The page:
Factor V (FV) Leiden is a risk factor for venous thrombosis (VT). Data on its influence on the risk of recurrent venous thromboembolism (VTE) are controversial owing to different study designs and patient cohorts.
We reevaluated the risk of recurrence among heterozygous carriers and noncarriers of FV Leiden with a first spontaneous proximal VT of the leg and/or pulmonary embolism. Patients with secondary VTE, homozygous FV Leiden, natural inhibitor deficiencies, lupus anticoagulant, cancer, or long-term anticoagulation were excluded. The study end point was objectively documented, symptomatic, recurrent VTE.
After discontinuation of oral anticoagulant therapy for a first VTE, we prospectively observed 287 patients, 83 (29%) of whom were heterozygous for FV Leiden. Recurrent VTE was seen in 17 (20%) of 83 patients with and 44 (21.6%) of 204 without FV Leiden. The probability of recurrence among heterozygotes was 12% (95% confidence interval [CI], 8%-16%), 27% (95% CI, 21%-33%), and 27% (95% CI, 21%-33%) after 2, 4, and 6 years, respectively, and was not higher than that among patients without the mutation (16%, 23%, and 34%, respectively). The relative risk of recurrence in heterozygotes was 0.9 (95% CI, 0.5-1.6; P = .60) after adjustment for confounding variables. The risk of recurrence among patients with and without FV Leiden was not different when sex distribution or duration of anticoagulation therapy was taken into account.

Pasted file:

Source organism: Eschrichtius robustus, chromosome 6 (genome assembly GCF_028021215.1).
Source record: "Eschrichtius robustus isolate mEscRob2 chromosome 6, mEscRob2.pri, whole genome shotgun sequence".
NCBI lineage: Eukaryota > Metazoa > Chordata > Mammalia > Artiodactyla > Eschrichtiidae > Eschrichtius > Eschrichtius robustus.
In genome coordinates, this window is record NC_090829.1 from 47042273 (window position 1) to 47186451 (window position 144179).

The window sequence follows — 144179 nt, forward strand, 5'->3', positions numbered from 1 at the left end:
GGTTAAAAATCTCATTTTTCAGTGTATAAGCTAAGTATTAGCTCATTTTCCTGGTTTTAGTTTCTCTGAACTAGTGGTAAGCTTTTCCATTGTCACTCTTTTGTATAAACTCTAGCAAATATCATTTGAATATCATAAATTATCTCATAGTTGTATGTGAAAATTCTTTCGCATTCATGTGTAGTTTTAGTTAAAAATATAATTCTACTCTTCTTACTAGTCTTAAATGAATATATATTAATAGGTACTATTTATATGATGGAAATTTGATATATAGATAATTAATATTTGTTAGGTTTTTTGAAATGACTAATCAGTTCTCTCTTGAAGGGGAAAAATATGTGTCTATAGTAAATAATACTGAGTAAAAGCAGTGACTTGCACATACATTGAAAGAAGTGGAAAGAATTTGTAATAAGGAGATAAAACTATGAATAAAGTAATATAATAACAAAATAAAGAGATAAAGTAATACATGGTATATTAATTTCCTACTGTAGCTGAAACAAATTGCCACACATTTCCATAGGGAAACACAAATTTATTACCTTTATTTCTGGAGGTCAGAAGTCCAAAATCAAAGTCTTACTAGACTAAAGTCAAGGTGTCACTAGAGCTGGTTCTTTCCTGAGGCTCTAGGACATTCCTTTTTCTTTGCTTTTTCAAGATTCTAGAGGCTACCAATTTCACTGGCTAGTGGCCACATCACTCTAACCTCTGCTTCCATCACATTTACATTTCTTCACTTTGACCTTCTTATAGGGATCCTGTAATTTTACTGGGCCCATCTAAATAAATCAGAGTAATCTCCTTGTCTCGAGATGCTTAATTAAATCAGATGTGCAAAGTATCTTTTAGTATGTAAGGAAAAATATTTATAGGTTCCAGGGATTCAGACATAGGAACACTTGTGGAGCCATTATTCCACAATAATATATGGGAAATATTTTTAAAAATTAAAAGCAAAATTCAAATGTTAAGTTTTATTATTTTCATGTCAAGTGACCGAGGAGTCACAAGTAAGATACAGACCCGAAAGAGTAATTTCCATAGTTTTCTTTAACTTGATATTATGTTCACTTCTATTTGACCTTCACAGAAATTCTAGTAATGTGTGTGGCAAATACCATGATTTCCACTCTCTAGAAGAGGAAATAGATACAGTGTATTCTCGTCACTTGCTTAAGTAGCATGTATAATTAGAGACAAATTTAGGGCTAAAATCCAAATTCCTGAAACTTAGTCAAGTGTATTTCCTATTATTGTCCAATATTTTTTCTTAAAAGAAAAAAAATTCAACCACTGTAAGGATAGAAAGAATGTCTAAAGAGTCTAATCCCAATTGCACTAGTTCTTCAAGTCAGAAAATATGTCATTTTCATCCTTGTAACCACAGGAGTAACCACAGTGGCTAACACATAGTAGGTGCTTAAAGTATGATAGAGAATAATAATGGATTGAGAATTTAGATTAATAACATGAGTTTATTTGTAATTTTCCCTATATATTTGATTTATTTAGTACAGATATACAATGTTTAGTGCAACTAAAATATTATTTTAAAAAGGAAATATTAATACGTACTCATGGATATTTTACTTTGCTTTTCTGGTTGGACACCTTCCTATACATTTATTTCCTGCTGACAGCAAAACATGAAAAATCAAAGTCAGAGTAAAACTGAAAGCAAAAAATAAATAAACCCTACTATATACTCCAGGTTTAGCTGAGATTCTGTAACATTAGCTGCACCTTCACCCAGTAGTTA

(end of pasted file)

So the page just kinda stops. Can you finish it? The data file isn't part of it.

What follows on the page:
The risk of recurrence is similar among carriers and noncarriers of FV Leiden. Heterozygous patients should receive secondary thromboprophylaxis for a similar length of time as patients without FV Leiden.